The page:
I’ve always loved photocopied fanzines and direct media physical objects. Before the days when the internet allowed every freak a potential publishing opportunity, people had to use typewriters, and scissors and glue. Photoshop has rendered the world sterile. It is a useful tool, but just as the structure of modern dance music consists of eight bar loops thanks to the default settings in Cubase, Photoshop makes you think in certain ways. It removes the opportunity for interesting fuck-ups that come from old school cut and paste.

Sirens cover.


I still have the first booklet I was given at a gig – a band called ‘The Sirens’ at the Exeter Arts Centre. I don’t remember being particularly moved by their jangly pop indieness, but the idea that you could provide more than just music and performance to a gig intrigued me. The desire to ‘take something away with you’ at the end of a gig is the reason most touring bands make more from selling t-shirts than they do from ticket sales. But this was something different, putting aside the twee content, it struck me that this supporting artifact would far outlast the memory of the music. And indeed it has.

A gig crowd represents an interesting opportunity for the aspiring art terrorist. You have a captive audience of more or less like-minded individuals. Giving them something interesting to look at in between bands can be fun. Even better if the stuff is given to you by the band, as much of the stuff you see here was.

Long before I discovered the joys of Photoshop, I was making cut and splice creations, and appropriating any photocopier I could find for the purposes of cheap mass production.

Most of the pieces in this section were handed out for free at gigs, or sent across the globe as postcards to the marginal fringe dwellers that made up the core demographic.

Everything tagged ‘print’ is available here.

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What is Photostereosynthesis?


Louis and Auguste Lumiere are best known as inventors of the cinematographic projector and the accompanying film of a train [ L'Arrivee d'un train en gare de la Ciotat] which legend has it, was so astonishing to the audience, who had never seen a moving picture before, that they fled the auditorium in terror.

Louis Lumiere is also responsible for the process I present here – photostereosynthesis. Developed in the early 1900s, it involves taking a series of photographs at differing focal distances, and layering lightly printed glass plates to create a three dimensional image of the subject entombed in glass. Images were highly laborious and expensive to produce, and the process never succeeded commercially.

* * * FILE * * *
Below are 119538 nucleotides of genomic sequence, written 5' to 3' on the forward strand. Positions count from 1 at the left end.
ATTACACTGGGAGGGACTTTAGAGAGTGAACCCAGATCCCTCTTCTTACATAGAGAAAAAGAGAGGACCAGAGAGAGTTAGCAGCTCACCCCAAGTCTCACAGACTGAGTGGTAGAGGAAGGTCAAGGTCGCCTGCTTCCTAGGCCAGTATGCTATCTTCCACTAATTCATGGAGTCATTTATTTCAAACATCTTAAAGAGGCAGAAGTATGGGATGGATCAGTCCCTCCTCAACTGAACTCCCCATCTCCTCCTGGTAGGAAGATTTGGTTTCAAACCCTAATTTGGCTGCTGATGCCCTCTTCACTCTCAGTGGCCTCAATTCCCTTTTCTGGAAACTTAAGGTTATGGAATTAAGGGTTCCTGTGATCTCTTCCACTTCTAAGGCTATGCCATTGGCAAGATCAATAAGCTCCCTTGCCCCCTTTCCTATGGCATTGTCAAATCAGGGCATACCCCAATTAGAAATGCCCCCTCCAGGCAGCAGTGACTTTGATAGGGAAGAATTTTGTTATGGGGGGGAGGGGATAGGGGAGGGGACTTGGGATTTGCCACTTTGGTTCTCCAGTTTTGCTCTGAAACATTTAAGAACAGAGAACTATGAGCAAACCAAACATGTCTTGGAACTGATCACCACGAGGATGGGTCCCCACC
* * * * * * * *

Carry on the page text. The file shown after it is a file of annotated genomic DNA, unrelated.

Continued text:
Some have described the technique as a precursor to holography, in the sense that they both produce three dimensional images, but the effect is very different.

Apparently, only twelve examples of Lumiere’s original photostereosynthesis images have survived. I have yet to
see one in the flesh. Still, that didn’t stop me from creating my own. I spent
much of 2003 perfecting the process using modern technologies and materials.

Of course, three dimensional things don’t really work too well when presented
on a two dimensional screen like the one you’re looking at. You can, however, get some sense of them from the images presented here.

An interesting side-effect of photographing people in this way, is that
the subject is required to pose motionless for about sixty seconds. As you can see from these examples, some people can sit stiller than others…

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Beckett (2006)

acrylic and digital print on canvas 406mm x 406mm

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shardcorner, 203 Preston Road, Brighton.

Shardcorner is my gallery in Brighton.

Shardcorner is rarely open, however, you can get a good view of the window from Preston Road at the top of Preston Park. Indeed, if you are especially keen you can peer through the window at the delights inside. However, if you want the door to open you will have to request a private viewing.

find it on google maps

Some of the works visible in the gallery are, or will be, available through the shardcore etsy shop.

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danny (2006)

acrylic on canvas 610mm x 610mm

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